The legislation incorporates a bill pushed by state Rep. Russell Ott, D-Calhoun, to allow horse race gambling through advanced deposit wagering. Ott’s legislation also has companion bill in the Senate proposed by state Sen. Katrina Shealy, R-Lexington. The Senate bill has 19 cosponsors.
Though sports gambling isn’t legal in South Carolina, an estimated $2.3 billion in illegal bets are placed in the state, lawmakers say.
“I recognize how much of this is going on illegally and unsanctioned, and without any sort of oversight,” said Ways and Means Chairman Bruce Bannister, R-Greenville. “It doesn’t make sense for us to put our head in the sand and pretend like it’s not going on and that the government shouldn’t have some role in making sure the folks who are taking those bets are legitimate operators.”
The legislation is expected to spill over into next year, as the Ways and Means Committee is only now taking it up late in the legislative year.
“This is a longer process. This isn’t something we’re gonna rush through, and it won’t rush through the Senate either,” Bannister said.
Legislative efforts started last year to allow advanced deposit wagering on horse races in South Carolina, as a way to help the equine industry in the state. Those bills have since been reintroduced.
The sports betting proposal incorporates Ott’s bill to legalize horse race betting. Under the legislation, 95% of revenue collected from taxes on horse race wagering would be used to provide grants for the purpose of improving and developing South Carolina’s equine-related agriculture, business and recreation.
Ott’s standalone bill on horse race betting also is in the House and is expected to be debated next week.
However, focus within the budget-writing Ways and Means Committee is the bill that incorporate wagers on sporting events and horse races. State Rep. Chris Murphy, R-Dorchester, said this is the most progress the state has made on a sports wagering bill. He said he doesn’t know if any other bills have had hearings.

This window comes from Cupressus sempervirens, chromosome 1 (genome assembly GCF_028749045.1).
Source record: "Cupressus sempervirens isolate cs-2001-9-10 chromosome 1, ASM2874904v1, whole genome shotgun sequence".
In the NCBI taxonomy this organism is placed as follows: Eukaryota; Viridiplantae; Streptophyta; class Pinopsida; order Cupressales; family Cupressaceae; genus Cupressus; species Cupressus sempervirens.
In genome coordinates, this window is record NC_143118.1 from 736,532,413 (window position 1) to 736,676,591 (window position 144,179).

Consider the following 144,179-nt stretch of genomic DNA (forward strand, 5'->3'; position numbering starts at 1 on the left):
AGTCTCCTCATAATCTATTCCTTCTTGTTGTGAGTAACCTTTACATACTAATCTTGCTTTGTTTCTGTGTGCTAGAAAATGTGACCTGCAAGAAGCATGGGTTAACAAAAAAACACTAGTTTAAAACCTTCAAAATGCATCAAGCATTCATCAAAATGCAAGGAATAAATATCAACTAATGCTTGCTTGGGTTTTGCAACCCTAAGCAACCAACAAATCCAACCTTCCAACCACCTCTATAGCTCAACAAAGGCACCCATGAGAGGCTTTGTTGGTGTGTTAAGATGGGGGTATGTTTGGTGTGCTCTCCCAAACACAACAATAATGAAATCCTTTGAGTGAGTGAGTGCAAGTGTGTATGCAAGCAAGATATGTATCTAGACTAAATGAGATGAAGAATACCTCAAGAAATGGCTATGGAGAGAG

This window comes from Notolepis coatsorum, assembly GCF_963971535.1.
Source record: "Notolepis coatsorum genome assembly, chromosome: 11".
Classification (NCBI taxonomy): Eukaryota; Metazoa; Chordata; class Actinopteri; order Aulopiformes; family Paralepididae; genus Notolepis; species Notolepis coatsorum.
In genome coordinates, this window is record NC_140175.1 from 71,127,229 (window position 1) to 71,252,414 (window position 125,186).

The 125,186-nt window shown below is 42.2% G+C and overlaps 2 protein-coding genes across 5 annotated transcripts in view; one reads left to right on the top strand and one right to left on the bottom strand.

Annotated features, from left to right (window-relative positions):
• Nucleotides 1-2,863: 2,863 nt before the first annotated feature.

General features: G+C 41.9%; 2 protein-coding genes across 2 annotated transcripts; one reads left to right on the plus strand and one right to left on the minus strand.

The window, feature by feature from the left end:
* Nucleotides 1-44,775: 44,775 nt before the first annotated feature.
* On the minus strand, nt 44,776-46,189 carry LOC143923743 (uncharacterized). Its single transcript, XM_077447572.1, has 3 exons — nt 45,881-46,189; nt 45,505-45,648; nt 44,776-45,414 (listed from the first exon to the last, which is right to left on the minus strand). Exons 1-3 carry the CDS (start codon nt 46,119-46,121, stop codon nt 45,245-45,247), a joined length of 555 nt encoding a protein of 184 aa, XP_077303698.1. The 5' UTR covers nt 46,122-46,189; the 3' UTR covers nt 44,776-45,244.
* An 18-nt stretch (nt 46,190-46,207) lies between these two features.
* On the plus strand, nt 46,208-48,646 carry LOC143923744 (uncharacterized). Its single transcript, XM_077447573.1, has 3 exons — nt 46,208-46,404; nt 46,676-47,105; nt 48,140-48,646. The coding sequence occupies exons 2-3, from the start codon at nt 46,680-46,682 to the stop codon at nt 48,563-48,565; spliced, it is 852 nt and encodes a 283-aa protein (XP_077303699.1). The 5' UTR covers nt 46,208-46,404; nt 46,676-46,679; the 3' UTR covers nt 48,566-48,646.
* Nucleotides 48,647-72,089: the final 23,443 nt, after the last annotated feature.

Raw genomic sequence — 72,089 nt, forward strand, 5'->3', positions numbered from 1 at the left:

“South Carolina’s historically very socially conservative, and gambling is considered something that’s not in line with those views,” Bannister said. “I think it’s a harder issue to talk about.”
As part of the legislation, a South Carolina Equine and Sports Wagering Commission would pick a master operator within the state to help administer the program. The master operator and commission would pick who gets the four sports betting licenses allowed under the bill. Those entities could include operations such as Draft Kings or Fan Duel.
The master operator also would be an entity people in the state would report problems to, Murphy said.
“We wanted somebody who was established that has some business acumen and everything that can actually knows how to run a business,” Murphy said.
The PGA and NASCAR also would be able to pick a sports betting operator to give a license to, because those two entities have physical presences in South Carolina.
Whoever gets the licenses, however, has to be operating in at least five states.
“You can’t be some fly by night operation,” Murphy said. “These will be established entities that come to South Carolina.”
A company’s adjusted gross revenue, which includes money a company makes off of wagers, would be taxed at 10% under the bill as written, bringing in up to $22.5 million a year in tax revenue.
Under the legislation, 80% of the revenue generated would go to the state general fund, 15% to local government, and 5% would go toward responsible gaming oversight.
Joseph Bustos is a state government and politics reporter at The State. He’s a Northwestern University graduate and previously worked in Illinois covering government and politics. He has won reporting awards in both Illinois and Missouri. He moved to South Carolina in November 2019. Support my work with a digital subscription